An exploration of John Dewey's views on democracy, education, ethics, politics, and religion. We shall read THE QUEST FOR CERTAINTY, DEMOCRACY AND EDUCATION, EXPERIENCE AND EDUCATION, THEORY OF VALUATION, FREEDOM AND CULTURE, and A COMMON FAITH.
UED      75100    Learning & Development: Sociocultural, Critical, Dialectical Approaches, 3 credits, T 630 830 P, Room 3207,  Stetsenko, 32291    
This course will explore a broad spectrum of approaches and theories at the intersection of human development and education. The focus will be on novel frameworks including situated, dialectical, critical, and sociocultural approaches as they have evolved from the key theories of the twentieth century including those by Dewey, Vygotsky, and Freire. We will explore how these novel frameworks are embedded within the socio-intellectual and political contexts to understand and critique their applications and dynamics. In surveying connections between theoretical ideas and practical applications, the focus will be on implicit epistemologies and methods of inquiry, as well as visions and ideologies at the intersections of culture, knowledge and power. The goal is to analyze the major trends and paradigms “in the making” and gain the conceptual tools to challenge standard ways of thinking in developing insights to guide research and social practices.|

UED     75100    Critical Child and Youth Studies, 3 credits, W 415 - 615 P, Room 3207,  Hart, 32664    
This seminar offers an introduction to how childhood and youth is investigated across the different disciplines of the social sciences and the humanities. Beginning with the recognition that concepts of childhood and adolescence are socially constructed and vary across culture and historical periods, we will examine how our shifting conceptions of childhood both align and clash with the way children actually live. This will include childhood experiences that challenge the historically recent notions of a “protected” and “innocent” childhood and such issues as child sex, child labor, child soldiers and child criminals. We will examine how different institutions, discourses and systems shape how childhood is experienced: including family, school, the juvenile (in)justice system, media and consumer culture.  But while attending to the force of structural inequalities in cultural and economic arrangements, we will not risk rendering children passive or invisible; we will recognize the methodological strides that have been made in recent years by researchers in working with rather than on or about children.

UED      75100    Second Year Research Seminar 1—DEV, 3 credits, H 415 - 615 P Room 6493, Daiute, 32665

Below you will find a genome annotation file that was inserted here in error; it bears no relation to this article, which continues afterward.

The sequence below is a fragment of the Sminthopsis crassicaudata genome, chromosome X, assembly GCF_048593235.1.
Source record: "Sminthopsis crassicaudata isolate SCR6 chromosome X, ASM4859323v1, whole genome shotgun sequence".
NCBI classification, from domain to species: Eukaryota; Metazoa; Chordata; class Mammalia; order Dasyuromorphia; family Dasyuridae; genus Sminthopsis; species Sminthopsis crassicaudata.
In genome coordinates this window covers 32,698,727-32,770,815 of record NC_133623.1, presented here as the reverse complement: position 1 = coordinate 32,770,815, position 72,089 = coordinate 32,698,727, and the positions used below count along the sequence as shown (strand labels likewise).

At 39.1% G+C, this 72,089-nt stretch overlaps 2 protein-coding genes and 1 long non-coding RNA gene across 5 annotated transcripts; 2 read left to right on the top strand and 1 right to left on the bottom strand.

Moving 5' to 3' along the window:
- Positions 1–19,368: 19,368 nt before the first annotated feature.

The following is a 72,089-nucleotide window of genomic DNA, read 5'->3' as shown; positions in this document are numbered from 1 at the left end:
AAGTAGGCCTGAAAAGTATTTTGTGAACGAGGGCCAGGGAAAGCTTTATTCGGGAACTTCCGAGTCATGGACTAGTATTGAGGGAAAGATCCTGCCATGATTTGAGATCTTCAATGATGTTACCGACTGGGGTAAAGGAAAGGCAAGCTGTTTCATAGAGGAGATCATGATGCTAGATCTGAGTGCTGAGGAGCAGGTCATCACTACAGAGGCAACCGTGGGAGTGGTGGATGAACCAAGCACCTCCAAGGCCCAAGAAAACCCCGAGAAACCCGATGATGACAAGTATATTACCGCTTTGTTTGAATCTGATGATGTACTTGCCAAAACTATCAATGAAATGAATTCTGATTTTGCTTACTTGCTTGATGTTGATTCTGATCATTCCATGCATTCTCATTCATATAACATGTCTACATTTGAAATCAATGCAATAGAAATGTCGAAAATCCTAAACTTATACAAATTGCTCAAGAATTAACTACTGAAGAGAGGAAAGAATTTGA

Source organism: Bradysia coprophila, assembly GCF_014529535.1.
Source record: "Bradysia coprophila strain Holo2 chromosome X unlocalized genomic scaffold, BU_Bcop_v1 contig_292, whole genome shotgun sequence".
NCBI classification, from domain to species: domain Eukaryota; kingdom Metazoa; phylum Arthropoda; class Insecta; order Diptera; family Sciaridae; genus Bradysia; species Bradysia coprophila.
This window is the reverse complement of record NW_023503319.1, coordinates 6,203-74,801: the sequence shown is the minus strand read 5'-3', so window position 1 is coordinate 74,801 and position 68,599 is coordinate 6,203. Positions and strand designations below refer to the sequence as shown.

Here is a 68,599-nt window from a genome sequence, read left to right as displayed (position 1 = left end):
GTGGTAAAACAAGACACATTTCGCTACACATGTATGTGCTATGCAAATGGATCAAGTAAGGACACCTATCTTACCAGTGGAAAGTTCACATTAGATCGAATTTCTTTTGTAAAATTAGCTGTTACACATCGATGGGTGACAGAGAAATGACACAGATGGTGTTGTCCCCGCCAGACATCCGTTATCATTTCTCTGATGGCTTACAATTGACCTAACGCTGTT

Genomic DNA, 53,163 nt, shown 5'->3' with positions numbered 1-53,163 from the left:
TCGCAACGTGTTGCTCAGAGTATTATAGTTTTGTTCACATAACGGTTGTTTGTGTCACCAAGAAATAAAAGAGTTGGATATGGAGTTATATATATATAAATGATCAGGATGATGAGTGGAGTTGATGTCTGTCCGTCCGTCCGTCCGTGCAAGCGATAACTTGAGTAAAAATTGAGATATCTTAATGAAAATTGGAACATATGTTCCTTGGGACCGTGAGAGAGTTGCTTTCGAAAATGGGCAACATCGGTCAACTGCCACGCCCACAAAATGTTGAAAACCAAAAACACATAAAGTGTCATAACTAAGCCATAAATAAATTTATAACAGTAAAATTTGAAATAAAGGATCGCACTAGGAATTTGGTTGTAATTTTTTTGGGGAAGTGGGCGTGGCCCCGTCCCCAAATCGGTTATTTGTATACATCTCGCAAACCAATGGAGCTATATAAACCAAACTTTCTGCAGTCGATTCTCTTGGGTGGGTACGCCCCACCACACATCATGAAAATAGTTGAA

This seminar guides students in designing and implementing scholarly research projects (pre-dissertation, dissertation, and masters theses.  Coursework involves writing, peer reviewing,  submitting research proposals, and (in the spring) report drafts.  The theoretical foundation of the course is “genre theory” (Bazerman, 2004; Berkenkotter & Huckin, 1995; and Cope & Kalantzis, 2014), an approach that considers human expression as the interaction of person and context via the affordances of culturally developed media.  I have designed this course with the concept “scholarly genres” to provide an engaging and productive framework for developing research projects and related documents.  With genres such as (but not limited to) abstracts, research questions, literature reviews, keywords/tags, research proposals, journal articles, and scholarly posters, we consider the qualities of each in relation to the purposes they serve, the communities in which they are embedded, and the development of the author’s intellectual work over time and context.  The course focuses on selecting, developing, reviewing, and in some cases piloting research designs, instruments/measures, protocols, and data analysis strategies. Students’ course work involves weekly writing/revising of academic genres (like those mentioned above and others); preparing and presenting a formal research proposal geared toward a relevant funding source (in semester 1) and an oral research report (such as with Prezi, Powerpoint, or other presentation tool); and writing a draft report for a specific relevant academic journal (in semester 2). In addition to this extensive writing, students read and comment on classmates’ writing.  The course is open to students in Ph.D. and MALS programs. (The fall semester of the course is required for some Psychology students.) Contact:

UED 75100 Advanced Research/ Dissertation Seminar/ Topics in Community-Based Research, 3 credits,
W 4-6 P, Room 3309, Celina Su, 32829
This seminar aims to help students to advance research projects and dissertations that draw upon some aspect of Community-Based Research and related methodologies, such as Participatory Action Research, Appreciative or Asset-Based Inquiry, Collaborative Inquiry, and Practice-Based Research. Such research tackles community problems, with the aim of combining knowledge and action for policy or social change. This course aims to facilitate multi-disciplinary dialogues on theories and principles of community-based research (with special attention to positionality, and race, gender, and class dimensions), the strengths and limitations of such approaches, and guiding practices and case studies/ models for successful research projects. The seminar will focus on 1. The skills necessary for participating effectively in such research, 2. Navigating issues of rigor and validity in such work, 3. Developing appropriate research strategies, concept papers, and for dissertation-level students, outlines of framing chapters, and 4. Providing supportive flexible structures to get the work done.